Simply put, US policy should plan for a nuclear-armed North Korea while pursuing aggressively all diplomatic options to prevent that outcome. Exactly what form that planning should take is beyond the scope of this essay. For example, some Republicans in Congress are pushing hard for deployment of theater and continental missile defenses against precisely the kind of threat a North Korea armed with long-range, nuclear-armed missiles might present. There may be additional political, security and other measures which the US and its allies in the region will have to take in response to a nuclear-armed North Korea. But at the same time those steps are being considered, the Clinton Administration must formulate a diplomatic strategy to try to reach some accommodation with the North, and first and foremost, to head off the threat posed by its nuclear and missile programs. The chances of diplomacy succeeding may be small– particularly since North Korea may view its nuclear program as the ultimate guarantee of regime survival– but in lieu of a strong diplomatic approach, the chances for success short of the total collapse of the North Korean regime are almost non-existent.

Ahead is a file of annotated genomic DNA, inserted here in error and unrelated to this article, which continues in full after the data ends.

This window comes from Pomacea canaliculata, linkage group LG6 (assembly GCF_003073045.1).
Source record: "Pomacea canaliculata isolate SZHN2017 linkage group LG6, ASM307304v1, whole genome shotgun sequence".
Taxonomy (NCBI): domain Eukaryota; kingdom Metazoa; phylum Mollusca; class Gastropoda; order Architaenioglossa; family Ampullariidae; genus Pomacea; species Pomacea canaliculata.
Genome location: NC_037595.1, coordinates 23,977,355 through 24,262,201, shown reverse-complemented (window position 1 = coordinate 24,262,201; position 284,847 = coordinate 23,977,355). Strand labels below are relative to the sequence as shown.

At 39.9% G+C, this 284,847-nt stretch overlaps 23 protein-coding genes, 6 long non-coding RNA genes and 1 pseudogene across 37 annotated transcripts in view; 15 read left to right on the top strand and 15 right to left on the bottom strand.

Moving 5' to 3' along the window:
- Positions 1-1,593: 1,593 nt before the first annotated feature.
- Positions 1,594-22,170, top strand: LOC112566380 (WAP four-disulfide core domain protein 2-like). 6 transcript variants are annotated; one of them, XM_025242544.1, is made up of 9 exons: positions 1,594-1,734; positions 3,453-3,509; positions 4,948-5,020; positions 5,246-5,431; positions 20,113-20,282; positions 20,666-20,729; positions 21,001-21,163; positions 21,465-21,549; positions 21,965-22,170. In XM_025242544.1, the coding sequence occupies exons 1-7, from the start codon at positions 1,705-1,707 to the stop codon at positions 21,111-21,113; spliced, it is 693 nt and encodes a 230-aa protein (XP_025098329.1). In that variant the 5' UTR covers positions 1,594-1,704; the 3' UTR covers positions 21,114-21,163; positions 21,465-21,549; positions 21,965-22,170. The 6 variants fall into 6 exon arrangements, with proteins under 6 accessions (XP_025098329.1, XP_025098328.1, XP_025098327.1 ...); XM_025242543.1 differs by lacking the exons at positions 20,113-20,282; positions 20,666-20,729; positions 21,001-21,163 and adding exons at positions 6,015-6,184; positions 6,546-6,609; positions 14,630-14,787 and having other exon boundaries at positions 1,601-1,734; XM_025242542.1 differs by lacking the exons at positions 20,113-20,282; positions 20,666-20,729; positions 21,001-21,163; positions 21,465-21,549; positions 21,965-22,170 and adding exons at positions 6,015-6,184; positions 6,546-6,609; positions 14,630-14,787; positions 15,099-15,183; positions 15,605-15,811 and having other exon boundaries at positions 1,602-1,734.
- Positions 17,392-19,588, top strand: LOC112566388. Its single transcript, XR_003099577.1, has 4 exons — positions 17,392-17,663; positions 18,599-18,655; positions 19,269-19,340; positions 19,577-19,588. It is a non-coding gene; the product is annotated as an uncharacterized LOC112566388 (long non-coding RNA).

While a number of specific measures are available to deal with the danger of a North Korean nuclear weapons program, those steps may be doomed to failure without a parallel improvement in US-North Korean relations. Convincing countries interested in building nuclear weapons to forego that option or to dismantle existing weapons is extremely difficult. Success or failure depends on broader political developments. The two extremes are represented by South Africa– where basic changes in the political environment resulted in that country dismantling its nuclear weapons– and Iraq– where imposed disarmament has had some success but may eventually prove unsuccessful without a change in political motivations. The ultimate US objective should be to try to establish a regional environment which makes it easier for North Korea to forego the nuclear option, in effect nudging it along this continuum towards the South African model. That will certainly be a difficult task, but one which may be indispensable if a nuclear-armed North Korea is to be avoided.